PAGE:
Shop Pink for Breast Cancer

To mark Breast Cancer Aware­ness Month, Anne BoyleBo shares her touch­ing story...

No. 1 Magazine - - CONTENTS -

First di­ag­nosed with breast cancer in 2010, the mum-of-one from La­nark­shire had a mas­tec­tomy and re-con­struc­tive surgery. But, two years ago, she was told she had se­condary cancer, which had spread to her lungs, liver, spine and ab­domen – and this time, it was in­cur­able. De­spite this, HR man­ager Anne, who works for Europe at Gran­ite Ser­vices, has dealt with cancer head on and con­tin­ued to work dur­ing her lat­est round of chemo­ther­apy, sur­pris­ing her col­leagues. It’s her pos­i­tive ap­proach to her ill­ness, and life, that gets her through the tough times. Anne told us: “Life is for liv­ing, and that’s ex­actly what I plan to do”.

“When I was first di­ag­nosed, I didn’t do any reg­u­lar self-checks – there was no his­tory of breast cancer in my fam­ily, so I didn’t ap­pre­ci­ate the im­por­tance of do­ing such checks. I found a lump by ac­ci­dent, as I was get­ting ready for bed I brushed my hand against my breast and felt a lump. It was one of those heart­stop­ping mo­ments when you think ‘surely not, that can’t be a lump’. As it was the week­end, I thought I’d wait till the Mon­day be­fore phon­ing the doc­tor for an ap­point­ment. But, at the same time, I was hop­ing that I had made a mis­take and the lump would dis­ap­pear. But for­tu­nately, I didn’t ig­nore it and 10 days later I was get­ting checked at my lo­cal hos­pi­tal – it was all very quick. Dur­ing the ini­tial checks, the con­sul­tant could feel a lump but it didn’t show up on the mam­mo­gram. There was def­i­nitely some­thing there, which is why he took the biopsy. He in­di­cated that he didn’t think it was go­ing to be any­thing sin­is­ter so I put it out of my head. A phone call from the hos­pi­tal con­firmed my di­ag­no­sis, but I was very for­tu­nate first time around as, I was able to get my life back on track within four weeks af­ter a sin­gle mas­tec­tomy and be­ing put on ta­mox­ifen. I never thought it would re-emerge again. Phys­i­cally deal­ing with a cancer re-di­ag­no­sis is one thing, but the hard­est bit is def­i­nitely the psy­cho­log­i­cal im­pact it has. I was told my cancer had spread and that it was in­cur­able, that I now had a “life lim­it­ing ill­ness” but I couldn’t let that take over my life. Yes, it’s dif­fi­cult to get your head into a space where you can ac­cept that di­ag­no­sis. And, as a mother, I was con­cerned that I wasn’t go­ing to be there to see my daugh­ter grad­u­ate from uni­ver­sity or get mar­ried or that I would not see grand­chil­dren, but you can’t let those thoughts over­take your life. Life is for liv­ing and that’s what I plan to do. I want peo­ple to learn from my naivety in un­der­stand­ing that you shouldn’t ig­nore warn­ing signs and that you can go into re­mis­sion, live a very nor­mal life, but that it can also come back into your life. Breast Cancer Care has been great – they’ve put me in touch with other women with se­condary cancer and you can­not un­der­es­ti­mate the power of pos­i­tiv­ity in reach­ing out to peo­ple who know ex­actly what you are go­ing through to give you guid­ance, sup­port and en­cour­age­ment. To women in the early stages of their cancer jour­ney, I would say: don’t ever give up hope or pos­i­tiv­ity, be­cause a pos­i­tive ap­proach, a great sup­port network and a smile on your face helps you get though the dark days. Yes, it’s tough and there will be days when you feel that life’s not fair, but the good days are around the cor­ner and, for me, this has been a huge learn­ing ex­pe­ri­ence. I have met hugely in­spi­ra­tional peo­ple and been in­volved in things that I would never have done – like walk­ing down a cat­walk in the Breast Cancer Care Scot­land Fash­ion Show last year and tak­ing part in lots of char­ity runs in­clud­ing a marathon!”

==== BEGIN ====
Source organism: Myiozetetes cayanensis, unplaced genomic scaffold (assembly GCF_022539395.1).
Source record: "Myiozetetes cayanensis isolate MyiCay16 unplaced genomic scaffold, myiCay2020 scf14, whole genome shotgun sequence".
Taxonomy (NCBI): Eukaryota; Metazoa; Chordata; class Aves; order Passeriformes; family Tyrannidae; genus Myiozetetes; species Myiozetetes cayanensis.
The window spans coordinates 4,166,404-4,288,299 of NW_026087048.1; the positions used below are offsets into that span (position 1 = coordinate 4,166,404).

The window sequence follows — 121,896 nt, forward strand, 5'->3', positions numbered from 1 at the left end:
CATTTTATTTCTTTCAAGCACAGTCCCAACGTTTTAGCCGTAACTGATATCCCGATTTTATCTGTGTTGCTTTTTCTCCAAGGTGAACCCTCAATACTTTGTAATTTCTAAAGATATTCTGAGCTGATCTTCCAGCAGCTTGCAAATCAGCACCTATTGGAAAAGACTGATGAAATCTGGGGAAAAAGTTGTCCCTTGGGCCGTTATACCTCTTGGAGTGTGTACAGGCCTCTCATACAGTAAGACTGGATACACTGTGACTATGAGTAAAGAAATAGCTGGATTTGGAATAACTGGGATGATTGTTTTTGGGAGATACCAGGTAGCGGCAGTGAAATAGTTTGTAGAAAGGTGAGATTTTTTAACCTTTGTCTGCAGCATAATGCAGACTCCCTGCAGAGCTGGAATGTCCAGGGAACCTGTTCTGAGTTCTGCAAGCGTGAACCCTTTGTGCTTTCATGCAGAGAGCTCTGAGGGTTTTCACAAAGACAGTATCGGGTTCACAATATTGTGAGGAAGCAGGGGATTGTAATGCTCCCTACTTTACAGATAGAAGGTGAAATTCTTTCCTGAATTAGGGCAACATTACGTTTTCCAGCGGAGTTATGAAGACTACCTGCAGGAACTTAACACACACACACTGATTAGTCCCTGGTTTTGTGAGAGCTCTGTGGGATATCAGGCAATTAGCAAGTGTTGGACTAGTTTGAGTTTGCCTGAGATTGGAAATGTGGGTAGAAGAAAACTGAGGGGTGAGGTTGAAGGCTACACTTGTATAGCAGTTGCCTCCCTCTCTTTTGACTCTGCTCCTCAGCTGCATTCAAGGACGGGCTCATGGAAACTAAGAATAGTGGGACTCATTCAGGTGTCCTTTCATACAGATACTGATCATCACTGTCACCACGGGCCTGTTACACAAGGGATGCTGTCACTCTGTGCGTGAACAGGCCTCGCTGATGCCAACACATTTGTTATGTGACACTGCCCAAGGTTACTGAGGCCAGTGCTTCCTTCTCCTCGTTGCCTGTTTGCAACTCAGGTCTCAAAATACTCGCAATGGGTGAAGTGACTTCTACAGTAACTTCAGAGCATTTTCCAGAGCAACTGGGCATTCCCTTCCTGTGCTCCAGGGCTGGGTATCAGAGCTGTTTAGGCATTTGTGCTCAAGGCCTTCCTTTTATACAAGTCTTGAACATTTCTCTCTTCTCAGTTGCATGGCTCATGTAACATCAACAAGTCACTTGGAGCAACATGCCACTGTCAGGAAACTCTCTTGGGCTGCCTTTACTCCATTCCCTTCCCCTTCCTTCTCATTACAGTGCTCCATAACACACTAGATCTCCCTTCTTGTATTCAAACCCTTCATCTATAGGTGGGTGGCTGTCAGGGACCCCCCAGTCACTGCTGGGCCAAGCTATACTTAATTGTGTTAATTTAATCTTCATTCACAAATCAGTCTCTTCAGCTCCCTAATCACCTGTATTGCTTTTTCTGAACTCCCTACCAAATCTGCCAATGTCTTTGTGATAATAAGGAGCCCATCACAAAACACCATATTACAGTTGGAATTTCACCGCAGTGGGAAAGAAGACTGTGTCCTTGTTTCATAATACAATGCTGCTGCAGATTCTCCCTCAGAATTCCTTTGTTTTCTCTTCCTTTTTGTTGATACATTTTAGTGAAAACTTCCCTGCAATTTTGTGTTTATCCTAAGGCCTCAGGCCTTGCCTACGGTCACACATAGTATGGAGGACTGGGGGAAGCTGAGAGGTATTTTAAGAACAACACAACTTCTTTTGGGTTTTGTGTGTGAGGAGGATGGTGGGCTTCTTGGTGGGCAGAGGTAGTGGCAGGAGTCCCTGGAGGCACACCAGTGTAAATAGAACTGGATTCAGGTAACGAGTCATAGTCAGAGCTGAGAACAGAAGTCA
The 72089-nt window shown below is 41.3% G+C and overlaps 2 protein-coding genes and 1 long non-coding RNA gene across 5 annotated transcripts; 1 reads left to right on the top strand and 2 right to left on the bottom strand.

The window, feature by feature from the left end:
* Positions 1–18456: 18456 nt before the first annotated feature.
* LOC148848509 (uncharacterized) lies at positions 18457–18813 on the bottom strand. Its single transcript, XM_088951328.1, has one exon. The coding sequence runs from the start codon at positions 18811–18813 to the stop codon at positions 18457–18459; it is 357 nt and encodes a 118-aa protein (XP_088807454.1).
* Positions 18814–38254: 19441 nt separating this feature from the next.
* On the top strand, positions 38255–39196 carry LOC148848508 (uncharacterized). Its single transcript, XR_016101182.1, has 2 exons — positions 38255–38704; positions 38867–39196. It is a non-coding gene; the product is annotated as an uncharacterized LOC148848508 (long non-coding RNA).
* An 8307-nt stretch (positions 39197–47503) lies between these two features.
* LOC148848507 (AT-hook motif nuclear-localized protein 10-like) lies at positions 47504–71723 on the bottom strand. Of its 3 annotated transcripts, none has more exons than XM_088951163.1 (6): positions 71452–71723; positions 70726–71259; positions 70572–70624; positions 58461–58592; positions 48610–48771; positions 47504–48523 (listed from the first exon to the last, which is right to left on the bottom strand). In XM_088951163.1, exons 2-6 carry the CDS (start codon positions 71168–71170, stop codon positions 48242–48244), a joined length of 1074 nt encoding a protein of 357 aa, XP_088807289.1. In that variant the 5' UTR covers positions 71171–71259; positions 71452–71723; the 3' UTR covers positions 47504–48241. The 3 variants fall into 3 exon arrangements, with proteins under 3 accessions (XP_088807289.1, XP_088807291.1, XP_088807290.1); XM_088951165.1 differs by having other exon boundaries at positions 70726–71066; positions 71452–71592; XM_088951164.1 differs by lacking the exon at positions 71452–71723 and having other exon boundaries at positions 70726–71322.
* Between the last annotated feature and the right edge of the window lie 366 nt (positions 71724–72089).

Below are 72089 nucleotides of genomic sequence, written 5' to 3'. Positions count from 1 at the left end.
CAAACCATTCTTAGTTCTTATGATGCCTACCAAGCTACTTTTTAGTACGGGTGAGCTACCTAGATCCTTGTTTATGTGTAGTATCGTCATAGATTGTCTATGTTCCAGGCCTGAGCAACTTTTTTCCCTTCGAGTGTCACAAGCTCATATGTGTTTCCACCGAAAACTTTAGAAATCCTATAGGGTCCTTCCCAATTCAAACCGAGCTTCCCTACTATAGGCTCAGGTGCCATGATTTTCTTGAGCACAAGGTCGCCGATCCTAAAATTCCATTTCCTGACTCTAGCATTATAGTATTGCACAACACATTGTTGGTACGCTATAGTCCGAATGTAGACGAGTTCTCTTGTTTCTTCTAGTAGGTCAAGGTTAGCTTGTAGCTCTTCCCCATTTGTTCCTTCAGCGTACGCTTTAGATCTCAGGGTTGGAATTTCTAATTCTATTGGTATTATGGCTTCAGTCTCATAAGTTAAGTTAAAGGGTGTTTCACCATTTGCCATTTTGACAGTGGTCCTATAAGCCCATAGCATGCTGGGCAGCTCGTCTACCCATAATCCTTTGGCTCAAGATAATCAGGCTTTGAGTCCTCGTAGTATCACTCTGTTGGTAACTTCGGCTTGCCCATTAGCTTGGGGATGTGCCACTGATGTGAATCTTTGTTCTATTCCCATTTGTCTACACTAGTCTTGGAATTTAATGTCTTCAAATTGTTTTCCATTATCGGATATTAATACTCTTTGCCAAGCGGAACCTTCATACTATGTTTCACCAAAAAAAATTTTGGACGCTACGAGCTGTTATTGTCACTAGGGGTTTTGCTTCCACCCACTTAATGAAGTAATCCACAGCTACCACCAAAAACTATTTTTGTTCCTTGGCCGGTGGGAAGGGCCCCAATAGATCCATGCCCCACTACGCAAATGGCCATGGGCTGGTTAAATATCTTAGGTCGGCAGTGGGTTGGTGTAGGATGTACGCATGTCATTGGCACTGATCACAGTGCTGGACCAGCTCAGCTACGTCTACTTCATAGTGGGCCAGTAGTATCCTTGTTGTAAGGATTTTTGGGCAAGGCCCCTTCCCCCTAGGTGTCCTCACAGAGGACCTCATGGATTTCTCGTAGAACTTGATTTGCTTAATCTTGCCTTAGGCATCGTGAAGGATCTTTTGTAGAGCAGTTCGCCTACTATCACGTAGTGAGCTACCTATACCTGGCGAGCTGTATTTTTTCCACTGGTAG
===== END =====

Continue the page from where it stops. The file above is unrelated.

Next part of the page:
Anne (4th from left) with her friends at the Moon­walk

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